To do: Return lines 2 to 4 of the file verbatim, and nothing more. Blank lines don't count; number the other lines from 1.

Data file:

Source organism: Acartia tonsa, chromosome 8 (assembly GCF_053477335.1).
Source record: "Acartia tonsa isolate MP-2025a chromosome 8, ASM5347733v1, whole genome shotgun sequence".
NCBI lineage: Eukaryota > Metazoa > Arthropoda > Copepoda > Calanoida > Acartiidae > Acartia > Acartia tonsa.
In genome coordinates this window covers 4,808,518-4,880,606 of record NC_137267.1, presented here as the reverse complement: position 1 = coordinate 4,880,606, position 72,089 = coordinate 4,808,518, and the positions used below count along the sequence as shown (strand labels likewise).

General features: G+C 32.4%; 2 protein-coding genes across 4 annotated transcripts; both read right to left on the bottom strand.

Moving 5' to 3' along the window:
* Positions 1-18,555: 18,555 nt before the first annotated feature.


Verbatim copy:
Source record: "Acartia tonsa isolate MP-2025a chromosome 8, ASM5347733v1, whole genome shotgun sequence".
NCBI lineage: Eukaryota > Metazoa > Arthropoda > Copepoda > Calanoida > Acartiidae > Acartia > Acartia tonsa.
In genome coordinates this window covers 4,808,518-4,880,606 of record NC_137267.1, presented here as the reverse complement: position 1 = coordinate 4,880,606, position 72,089 = coordinate 4,808,518, and the positions used below count along the sequence as shown (strand labels likewise).